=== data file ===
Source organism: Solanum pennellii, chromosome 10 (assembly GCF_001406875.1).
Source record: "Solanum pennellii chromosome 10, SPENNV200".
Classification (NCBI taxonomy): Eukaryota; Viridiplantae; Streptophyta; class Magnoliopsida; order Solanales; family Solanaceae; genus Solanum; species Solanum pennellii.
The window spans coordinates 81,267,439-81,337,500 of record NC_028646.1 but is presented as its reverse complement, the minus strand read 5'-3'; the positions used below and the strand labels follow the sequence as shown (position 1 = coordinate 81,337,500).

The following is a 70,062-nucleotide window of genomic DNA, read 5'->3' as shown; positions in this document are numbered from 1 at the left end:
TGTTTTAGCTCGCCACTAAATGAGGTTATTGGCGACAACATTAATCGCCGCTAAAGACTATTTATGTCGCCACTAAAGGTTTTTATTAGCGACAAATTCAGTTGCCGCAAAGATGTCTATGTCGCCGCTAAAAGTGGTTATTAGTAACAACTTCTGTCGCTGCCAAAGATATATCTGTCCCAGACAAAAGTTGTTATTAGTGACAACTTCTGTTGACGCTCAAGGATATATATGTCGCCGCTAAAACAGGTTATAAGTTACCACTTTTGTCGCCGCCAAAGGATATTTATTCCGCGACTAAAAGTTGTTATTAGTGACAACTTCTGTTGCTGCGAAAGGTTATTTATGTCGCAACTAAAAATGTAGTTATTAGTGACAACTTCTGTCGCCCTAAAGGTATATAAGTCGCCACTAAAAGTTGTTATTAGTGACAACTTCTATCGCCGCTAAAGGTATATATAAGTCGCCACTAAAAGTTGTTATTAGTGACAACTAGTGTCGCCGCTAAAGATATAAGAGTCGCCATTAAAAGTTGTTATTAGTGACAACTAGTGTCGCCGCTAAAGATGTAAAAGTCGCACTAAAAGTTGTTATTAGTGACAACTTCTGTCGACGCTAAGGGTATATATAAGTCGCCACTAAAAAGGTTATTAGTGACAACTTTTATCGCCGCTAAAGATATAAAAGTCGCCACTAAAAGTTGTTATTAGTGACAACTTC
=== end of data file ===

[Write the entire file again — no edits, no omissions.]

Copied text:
Source organism: Solanum pennellii, chromosome 10 (assembly GCF_001406875.1).
Source record: "Solanum pennellii chromosome 10, SPENNV200".
Classification (NCBI taxonomy): Eukaryota; Viridiplantae; Streptophyta; class Magnoliopsida; order Solanales; family Solanaceae; genus Solanum; species Solanum pennellii.
The window spans coordinates 81,267,439-81,337,500 of record NC_028646.1 but is presented as its reverse complement, the minus strand read 5'-3'; the positions used below and the strand labels follow the sequence as shown (position 1 = coordinate 81,337,500).

The following is a 70,062-nucleotide window of genomic DNA, read 5'->3' as shown; positions in this document are numbered from 1 at the left end:
TGTTTTAGCTCGCCACTAAATGAGGTTATTGGCGACAACATTAATCGCCGCTAAAGACTATTTATGTCGCCACTAAAGGTTTTTATTAGCGACAAATTCAGTTGCCGCAAAGATGTCTATGTCGCCGCTAAAAGTGGTTATTAGTAACAACTTCTGTCGCTGCCAAAGATATATCTGTCCCAGACAAAAGTTGTTATTAGTGACAACTTCTGTTGACGCTCAAGGATATATATGTCGCCGCTAAAACAGGTTATAAGTTACCACTTTTGTCGCCGCCAAAGGATATTTATTCCGCGACTAAAAGTTGTTATTAGTGACAACTTCTGTTGCTGCGAAAGGTTATTTATGTCGCAACTAAAAATGTAGTTATTAGTGACAACTTCTGTCGCCCTAAAGGTATATAAGTCGCCACTAAAAGTTGTTATTAGTGACAACTTCTATCGCCGCTAAAGGTATATATAAGTCGCCACTAAAAGTTGTTATTAGTGACAACTAGTGTCGCCGCTAAAGATATAAGAGTCGCCATTAAAAGTTGTTATTAGTGACAACTAGTGTCGCCGCTAAAGATGTAAAAGTCGCACTAAAAGTTGTTATTAGTGACAACTTCTGTCGACGCTAAGGGTATATATAAGTCGCCACTAAAAAGGTTATTAGTGACAACTTTTATCGCCGCTAAAGATATAAAAGTCGCCACTAAAAGTTGTTATTAGTGACAACTTC